Tracey Brown: A defamation bill in the Queen’s speech

If we were asked to design a defamation law that would silence awkward criticism in science and medicine, and protect powerful interests, how would that look? Let’s say we’ve got a company manufacturing a medical product that does not produce the benefits it claims to and there is the awkward matter of a journal paper, an editorial and a blog raising questions about it.

First, we must allow big companies to sue. Okay, we have to recognise that corporations are legal constructs so they can’t really sue for damages for hurt feelings, so let’s allow them to claim for “special damages” instead.

Then we have to make sure that it is very easy to bring a court action against critics, no matter how vexatious or trivial the company’s objection to them might be. We don’t want too many hurdles to serving proceedings. Never mind that our company is based in another country (BMJ readers will remember the case brought against the cardiologist Peter Wilmshurst by the now defunct NMT medical). Never mind either that the company might have no reputation to speak of, or that the criticism might have been made on a low-circulation website which few people had looked at. It should be able to litigate in London.

And litigate with knobs on. Full High Court action, no skimping on the expense and few limits to the cost and time the company can take up with multiple witnesses and submissions. The defendant will have to start calculating how they can pay the resulting bill if the case goes against them. Selling the house is one option, but for most people that wouldn’t raise enough to pay the costs of defending against one libel action. Once our critics do this sum, they should probably fold, withdraw their material and promise never to repeat it.

But in case not, we want to make sure that defending themselves is difficult. Even if an author has uncovered glaring gaps between scientific evidence and the company’s claims and has evidence to back that up, it should be possible to tie them up in expensive legal procedure for daring to say so. They will need lots of specialist help to put together a defence, so with any luck they’ll run out of funds before they get a chance to make their case.

Clearly our law shouldn’t look too one sided. It would need to contain a public interest defence, but ideally one that does not really work. It should be difficult for big media organisations to use it, and involve such great complexity and expense that smaller publishers and individuals could not contemplate it. Let’s make it ambiguous too, so no-one is sure how it applies to opinion pieces (BMJ readers recall the cases of Simon Singh and Ben Goldacre).

Our law might sound a bit 18th century but in recognition of the internet age (and to ensure any material we don’t like is removed as quickly as possible) we should count each new download as a separate publication, allowing our company to start a new course of action (this will be the multiple publication rule).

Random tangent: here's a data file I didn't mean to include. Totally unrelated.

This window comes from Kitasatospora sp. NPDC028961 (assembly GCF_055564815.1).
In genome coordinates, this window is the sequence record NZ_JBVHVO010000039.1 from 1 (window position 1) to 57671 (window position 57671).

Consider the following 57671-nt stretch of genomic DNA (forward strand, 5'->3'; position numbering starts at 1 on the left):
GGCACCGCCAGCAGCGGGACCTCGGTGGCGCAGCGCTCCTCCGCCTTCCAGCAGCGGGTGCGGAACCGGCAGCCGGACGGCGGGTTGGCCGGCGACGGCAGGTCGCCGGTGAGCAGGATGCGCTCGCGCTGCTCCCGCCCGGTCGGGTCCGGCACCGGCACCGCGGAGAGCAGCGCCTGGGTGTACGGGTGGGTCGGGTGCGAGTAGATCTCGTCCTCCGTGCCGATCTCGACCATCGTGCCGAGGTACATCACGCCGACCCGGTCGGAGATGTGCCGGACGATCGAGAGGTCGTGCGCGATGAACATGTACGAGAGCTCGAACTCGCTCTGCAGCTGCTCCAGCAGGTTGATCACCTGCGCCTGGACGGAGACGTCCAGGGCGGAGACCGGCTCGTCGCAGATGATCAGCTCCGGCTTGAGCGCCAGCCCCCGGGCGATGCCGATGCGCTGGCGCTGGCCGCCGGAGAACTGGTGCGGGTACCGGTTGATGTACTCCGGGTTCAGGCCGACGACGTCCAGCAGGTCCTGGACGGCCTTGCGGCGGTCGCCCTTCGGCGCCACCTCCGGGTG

Doing all this will of course mean that the law is very difficult for ordinary claimants to use too. Those who need to correct a scurrilous newspaper allegation or get damaging innuendo removed from a website are going to find it difficult.

But our law works on the basis that it is generally the wealthy and the powerful who have reputations worth defending, and it does that rather well. We know it will do that because these are the libel laws we have today. Perhaps they are so restrictive and unfair because no-one has ever sat down to work them out or think through what an excellent reputation-management tool they provide for those that can afford it. We know too that these laws will continue to chill discussions about scientific research, medicines, historical scholarship, human rights, consumer safety, publishing standards, parenting techniques, and everything else we have been hearing about in packed meetings about libel reform over the past two years.

This is why, in the Queen’s speech tomorrow, all who care to protect the public interest in open discussion will be expecting to hear the Government deliver on its promise of a defamation bill to change all this. It is why, over the months that follow, we must work together with others who face this kind of bullying and its chilling effect on what they want to discuss or publish, to make sure that we will have a new law, one that has the interests of ordinary citizens at the heart of it.

Tracey Brown, Sense About Science, which is part of the Libel Reform Campaign


All authors have completed the ICMJE uniform disclosure form at (available on request from the corresponding author) and declare: no support from any organisation for the submitted work; that the author’s employing organisation is a founding member of the Libel Reform Campaign and that it has received several grants from foundations and donations from organisations and individuals in support of work to reform the libel laws to make them fairer and simpler and to protect free speech and the public interest.